a floating-point execution unit that is operative to execute one or more types of instructions with multiple cycle latency; and
a data bus that couples the floating-point execution unit to the integer unit;
wherein the integer unit is operative to move data between a register of the IRF and a register of the FRF with single cycle latency using the integer execution unit.
2. The processor of claim 1, wherein the IRF and FRF are implemented physically near the integer execution unit such that the integer execution unit executes instructions having one or more operands located in the IRF or the FRF with single cycle latency.
3. The processor of claim 1, further comprising:
bypass logic that is operative to identify data dependencies and to forward results data from the integer execution unit or the floating-point execution unit to an input of the integer execution unit or the floating-point execution unit to reduce the instruction latency of either the integer execution unit or the floating-point execution unit.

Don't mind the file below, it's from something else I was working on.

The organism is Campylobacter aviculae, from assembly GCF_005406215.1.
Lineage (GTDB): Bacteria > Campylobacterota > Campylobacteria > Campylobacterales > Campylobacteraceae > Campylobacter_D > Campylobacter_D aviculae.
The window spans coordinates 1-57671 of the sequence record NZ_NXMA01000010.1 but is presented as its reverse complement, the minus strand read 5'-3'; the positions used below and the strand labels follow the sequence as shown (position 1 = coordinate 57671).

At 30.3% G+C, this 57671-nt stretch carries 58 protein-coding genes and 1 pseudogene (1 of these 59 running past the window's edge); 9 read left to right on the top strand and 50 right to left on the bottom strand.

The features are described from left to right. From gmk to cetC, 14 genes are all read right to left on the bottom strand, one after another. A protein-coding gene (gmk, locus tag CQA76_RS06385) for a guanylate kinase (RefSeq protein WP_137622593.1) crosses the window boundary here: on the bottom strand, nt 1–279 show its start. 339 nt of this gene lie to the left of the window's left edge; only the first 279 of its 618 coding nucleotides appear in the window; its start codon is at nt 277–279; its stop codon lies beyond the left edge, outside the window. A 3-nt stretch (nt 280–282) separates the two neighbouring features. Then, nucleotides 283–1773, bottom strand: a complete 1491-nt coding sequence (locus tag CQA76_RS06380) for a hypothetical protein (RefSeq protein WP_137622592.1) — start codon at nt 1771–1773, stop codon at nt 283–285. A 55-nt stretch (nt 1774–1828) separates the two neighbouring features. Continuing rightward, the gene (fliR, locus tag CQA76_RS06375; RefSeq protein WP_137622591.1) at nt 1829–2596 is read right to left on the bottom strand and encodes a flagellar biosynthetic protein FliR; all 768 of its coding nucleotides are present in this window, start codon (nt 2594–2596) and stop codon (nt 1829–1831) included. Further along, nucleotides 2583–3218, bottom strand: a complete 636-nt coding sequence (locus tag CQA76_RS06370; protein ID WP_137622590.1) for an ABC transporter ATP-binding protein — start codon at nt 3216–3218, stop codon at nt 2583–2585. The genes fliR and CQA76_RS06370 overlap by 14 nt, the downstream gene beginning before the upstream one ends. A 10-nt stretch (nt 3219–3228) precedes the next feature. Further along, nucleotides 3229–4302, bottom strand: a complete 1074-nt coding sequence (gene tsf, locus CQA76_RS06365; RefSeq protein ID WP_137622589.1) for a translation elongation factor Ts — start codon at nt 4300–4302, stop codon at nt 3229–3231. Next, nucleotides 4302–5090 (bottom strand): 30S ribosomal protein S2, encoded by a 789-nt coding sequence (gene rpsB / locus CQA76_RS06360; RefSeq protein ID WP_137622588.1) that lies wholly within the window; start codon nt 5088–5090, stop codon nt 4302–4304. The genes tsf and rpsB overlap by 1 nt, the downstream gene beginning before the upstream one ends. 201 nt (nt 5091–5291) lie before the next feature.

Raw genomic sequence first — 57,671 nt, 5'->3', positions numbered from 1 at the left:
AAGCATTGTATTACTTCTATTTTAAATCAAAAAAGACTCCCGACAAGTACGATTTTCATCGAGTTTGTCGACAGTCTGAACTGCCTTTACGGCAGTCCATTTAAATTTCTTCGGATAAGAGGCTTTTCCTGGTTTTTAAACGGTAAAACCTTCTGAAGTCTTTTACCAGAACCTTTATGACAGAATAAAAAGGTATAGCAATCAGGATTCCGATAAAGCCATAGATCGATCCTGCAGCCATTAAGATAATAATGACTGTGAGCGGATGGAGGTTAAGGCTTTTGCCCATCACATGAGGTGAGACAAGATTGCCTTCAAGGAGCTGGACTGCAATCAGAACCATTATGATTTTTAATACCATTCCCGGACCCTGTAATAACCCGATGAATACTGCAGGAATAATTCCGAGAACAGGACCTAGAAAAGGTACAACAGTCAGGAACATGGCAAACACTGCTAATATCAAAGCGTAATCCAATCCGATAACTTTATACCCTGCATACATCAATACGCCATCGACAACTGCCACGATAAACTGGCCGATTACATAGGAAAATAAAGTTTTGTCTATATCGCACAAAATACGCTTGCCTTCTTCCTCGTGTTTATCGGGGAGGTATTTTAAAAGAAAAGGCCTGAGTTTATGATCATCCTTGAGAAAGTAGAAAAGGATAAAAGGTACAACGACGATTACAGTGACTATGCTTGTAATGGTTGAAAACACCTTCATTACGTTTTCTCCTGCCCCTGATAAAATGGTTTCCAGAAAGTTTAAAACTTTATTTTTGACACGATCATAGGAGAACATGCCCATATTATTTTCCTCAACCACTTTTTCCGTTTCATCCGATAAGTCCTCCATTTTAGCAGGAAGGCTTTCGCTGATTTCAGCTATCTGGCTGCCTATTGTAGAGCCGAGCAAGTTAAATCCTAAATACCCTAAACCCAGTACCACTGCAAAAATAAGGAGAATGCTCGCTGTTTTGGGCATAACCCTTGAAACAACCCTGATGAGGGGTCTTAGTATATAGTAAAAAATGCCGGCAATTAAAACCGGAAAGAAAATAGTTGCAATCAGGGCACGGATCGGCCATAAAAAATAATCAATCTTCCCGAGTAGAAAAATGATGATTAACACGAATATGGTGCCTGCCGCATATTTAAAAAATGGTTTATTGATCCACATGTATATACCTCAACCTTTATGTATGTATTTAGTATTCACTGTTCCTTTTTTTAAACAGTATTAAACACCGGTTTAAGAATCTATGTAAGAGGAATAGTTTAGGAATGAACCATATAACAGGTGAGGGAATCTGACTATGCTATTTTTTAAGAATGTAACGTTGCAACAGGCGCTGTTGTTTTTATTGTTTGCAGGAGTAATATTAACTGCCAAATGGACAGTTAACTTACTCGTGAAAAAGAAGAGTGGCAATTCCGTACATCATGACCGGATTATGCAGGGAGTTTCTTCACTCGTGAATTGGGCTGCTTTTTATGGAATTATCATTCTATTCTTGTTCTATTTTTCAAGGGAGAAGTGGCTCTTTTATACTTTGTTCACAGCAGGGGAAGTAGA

4. The processor of claim 1, further comprising:
second integer execution unit inside the integer unit, the second integer execution unit being operative to execute one or more types of instructions with single cycle latency;
wherein the second integer execution unit is coupled to the IRF and the FRF, and wherein the integer unit is operative to move data between a register of the IRF and a register of the FRF with single cycle latency using the second integer execution unit.
5. The processor of claim 4, wherein the processor is operative to fetch and execute multiple instructions in parallel, and wherein the processor is further operative to execute instructions in an order different than the order provided by program code that is executed on the processor.
6. The processor of claim 1, further comprising:
a working register file (WRF) inside the integer unit, the WRF being operative to store results data that have not been committed to architectural state.